The Gold Rush

Alysa Martinez P8

The Start of the California Gold Rush (1849)

The Discovery

The discovery of the nuggets in the Sacramento Valley in 1848 sparked the Gold Rush, arguably one of the most significant things to shape American History during the first half of the 19th century.
The Gold Rush

So Much Gold

John Bidwell, made his own strike further north in an area that became known as Bidwells Bar. The land was so rich with gold that one miner later built a three- story mansion with his profits and still gold left.
A Brief History of Bidwell Mansion (Chico, CA)

Homestake Mining Co.

When Homestake Mining Co. axed its Lower Lake mining operation at McLaughlin Mine in 1996; it spelled the end of 200 jobs and an 11-year reign as California's most most productive gold mine.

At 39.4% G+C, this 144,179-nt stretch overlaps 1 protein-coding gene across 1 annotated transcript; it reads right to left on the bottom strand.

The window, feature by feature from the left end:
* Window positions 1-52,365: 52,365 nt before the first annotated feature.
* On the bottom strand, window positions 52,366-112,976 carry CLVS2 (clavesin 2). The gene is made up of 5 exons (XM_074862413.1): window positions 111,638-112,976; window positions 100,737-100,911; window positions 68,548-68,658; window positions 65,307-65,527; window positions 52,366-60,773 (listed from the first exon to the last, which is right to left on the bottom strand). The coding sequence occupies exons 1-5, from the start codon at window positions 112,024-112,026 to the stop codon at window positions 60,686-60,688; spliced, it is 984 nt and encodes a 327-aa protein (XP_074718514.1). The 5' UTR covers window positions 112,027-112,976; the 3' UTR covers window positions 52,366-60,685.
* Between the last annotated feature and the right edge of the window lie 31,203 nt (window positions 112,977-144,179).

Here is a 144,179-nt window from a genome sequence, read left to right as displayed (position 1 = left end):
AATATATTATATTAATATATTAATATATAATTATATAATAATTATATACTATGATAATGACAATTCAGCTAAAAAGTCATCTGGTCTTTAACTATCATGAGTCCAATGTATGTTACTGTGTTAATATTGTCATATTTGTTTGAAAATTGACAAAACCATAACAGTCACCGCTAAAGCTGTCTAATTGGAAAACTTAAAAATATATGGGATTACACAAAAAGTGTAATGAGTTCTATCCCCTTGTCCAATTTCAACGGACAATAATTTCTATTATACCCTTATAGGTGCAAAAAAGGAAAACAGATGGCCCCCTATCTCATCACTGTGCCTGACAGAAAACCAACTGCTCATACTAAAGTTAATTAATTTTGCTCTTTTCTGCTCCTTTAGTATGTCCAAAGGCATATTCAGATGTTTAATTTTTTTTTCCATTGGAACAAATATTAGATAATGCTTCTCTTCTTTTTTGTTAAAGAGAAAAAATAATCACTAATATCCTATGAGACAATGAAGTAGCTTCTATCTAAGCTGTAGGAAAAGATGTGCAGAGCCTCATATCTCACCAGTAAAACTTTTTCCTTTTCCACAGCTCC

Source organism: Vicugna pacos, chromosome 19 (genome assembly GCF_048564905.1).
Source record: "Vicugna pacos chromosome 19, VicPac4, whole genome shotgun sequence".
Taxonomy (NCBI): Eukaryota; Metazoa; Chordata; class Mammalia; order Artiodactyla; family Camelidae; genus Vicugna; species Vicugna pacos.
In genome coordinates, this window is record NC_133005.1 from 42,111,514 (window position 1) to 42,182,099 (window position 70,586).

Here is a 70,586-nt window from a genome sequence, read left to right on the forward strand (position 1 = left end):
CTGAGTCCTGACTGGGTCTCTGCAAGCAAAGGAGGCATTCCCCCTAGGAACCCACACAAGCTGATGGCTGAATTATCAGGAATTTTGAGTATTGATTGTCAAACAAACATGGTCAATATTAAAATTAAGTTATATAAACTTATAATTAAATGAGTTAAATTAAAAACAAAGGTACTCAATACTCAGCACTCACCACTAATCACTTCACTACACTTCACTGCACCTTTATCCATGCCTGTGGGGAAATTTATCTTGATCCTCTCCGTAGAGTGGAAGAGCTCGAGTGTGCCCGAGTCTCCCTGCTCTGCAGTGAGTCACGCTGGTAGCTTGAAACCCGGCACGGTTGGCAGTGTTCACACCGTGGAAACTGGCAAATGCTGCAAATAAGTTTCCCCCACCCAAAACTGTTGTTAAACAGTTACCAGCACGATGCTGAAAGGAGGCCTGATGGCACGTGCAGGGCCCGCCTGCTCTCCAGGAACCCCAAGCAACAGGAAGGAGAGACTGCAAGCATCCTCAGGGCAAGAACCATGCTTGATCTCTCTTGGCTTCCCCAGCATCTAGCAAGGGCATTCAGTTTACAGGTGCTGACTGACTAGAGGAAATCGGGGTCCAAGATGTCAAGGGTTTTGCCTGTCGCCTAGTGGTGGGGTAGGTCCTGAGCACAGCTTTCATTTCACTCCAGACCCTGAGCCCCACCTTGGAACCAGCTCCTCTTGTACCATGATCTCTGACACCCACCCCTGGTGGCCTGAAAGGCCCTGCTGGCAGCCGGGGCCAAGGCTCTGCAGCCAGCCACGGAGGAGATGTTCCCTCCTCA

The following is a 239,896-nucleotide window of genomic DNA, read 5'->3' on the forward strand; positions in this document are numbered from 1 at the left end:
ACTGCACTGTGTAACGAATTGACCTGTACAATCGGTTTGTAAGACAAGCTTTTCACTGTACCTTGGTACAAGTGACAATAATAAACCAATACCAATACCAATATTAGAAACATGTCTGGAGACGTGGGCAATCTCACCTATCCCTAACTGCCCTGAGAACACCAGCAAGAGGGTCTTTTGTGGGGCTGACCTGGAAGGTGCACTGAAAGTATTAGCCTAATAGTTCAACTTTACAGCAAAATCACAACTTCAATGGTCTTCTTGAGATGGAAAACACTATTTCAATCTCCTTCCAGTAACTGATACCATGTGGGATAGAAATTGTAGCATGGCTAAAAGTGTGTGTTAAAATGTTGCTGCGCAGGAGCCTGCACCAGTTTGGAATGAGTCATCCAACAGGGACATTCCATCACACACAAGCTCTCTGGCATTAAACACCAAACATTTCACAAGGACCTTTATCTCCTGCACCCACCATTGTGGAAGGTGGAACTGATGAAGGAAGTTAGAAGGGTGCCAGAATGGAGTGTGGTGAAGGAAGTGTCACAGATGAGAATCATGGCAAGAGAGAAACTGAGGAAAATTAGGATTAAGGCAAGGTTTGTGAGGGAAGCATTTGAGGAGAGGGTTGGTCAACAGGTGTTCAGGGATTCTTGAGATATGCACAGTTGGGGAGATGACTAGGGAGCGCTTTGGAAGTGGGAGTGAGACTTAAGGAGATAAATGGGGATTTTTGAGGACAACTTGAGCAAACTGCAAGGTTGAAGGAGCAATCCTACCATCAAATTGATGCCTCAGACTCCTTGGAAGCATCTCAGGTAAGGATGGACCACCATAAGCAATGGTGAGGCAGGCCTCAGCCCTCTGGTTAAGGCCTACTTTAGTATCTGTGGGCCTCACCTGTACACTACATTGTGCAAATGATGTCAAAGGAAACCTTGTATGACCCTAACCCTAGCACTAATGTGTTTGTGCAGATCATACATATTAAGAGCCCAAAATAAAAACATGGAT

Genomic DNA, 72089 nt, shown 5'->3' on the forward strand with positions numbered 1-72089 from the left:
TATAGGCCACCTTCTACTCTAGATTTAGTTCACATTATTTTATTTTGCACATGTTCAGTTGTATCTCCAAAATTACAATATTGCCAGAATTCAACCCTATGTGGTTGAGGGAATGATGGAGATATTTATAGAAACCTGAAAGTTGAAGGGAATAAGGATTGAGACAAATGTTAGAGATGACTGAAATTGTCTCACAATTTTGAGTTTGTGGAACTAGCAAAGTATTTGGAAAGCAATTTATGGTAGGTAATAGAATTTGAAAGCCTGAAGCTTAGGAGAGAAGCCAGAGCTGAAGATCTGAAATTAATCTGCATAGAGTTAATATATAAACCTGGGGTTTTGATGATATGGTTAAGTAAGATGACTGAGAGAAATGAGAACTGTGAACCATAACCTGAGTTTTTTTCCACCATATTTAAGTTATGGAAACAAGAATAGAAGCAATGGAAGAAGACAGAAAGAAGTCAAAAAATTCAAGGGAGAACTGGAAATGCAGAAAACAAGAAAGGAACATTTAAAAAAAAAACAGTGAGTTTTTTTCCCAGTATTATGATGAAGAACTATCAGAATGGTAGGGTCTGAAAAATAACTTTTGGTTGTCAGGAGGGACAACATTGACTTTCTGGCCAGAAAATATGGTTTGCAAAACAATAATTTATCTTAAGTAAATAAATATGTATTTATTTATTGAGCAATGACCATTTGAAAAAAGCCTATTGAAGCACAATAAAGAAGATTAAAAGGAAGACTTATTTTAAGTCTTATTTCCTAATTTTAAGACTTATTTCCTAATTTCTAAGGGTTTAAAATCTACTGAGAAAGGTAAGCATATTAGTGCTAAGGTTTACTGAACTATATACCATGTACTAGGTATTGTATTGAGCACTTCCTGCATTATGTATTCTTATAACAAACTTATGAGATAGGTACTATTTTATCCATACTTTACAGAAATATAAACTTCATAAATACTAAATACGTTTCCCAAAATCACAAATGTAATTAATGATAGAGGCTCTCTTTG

Gold Mining in South Dakota | Largest Gold Mine in North America | Documentary | 1940

The "49ers"

The large influx of "49ers," as the gold prospectors were known, caused California's population to increase dramatically. In San Fransisco, for example, the population grew from 1,000 in 1848 to 20,000 by 1850.

Samuel Brannan Found Gold

On February 4, 1846, 27-year-old Samuel Brannan sailed from New York City aboard the Brooklyn. On board were 238 fellow Mormons. Brannan stayed in California, but rejected the Mormon church and the church excommunicated him. In the fall of 1847 he opened a store at John Sutter's Fort. Rumors circulated that gold had been found nearby at Coloma. In early May, Brannan headed to the mines to see for himself. He learned "there was more gold than all the people in California could take out in fifty years."

Brannan's Master Plan | Gold Fever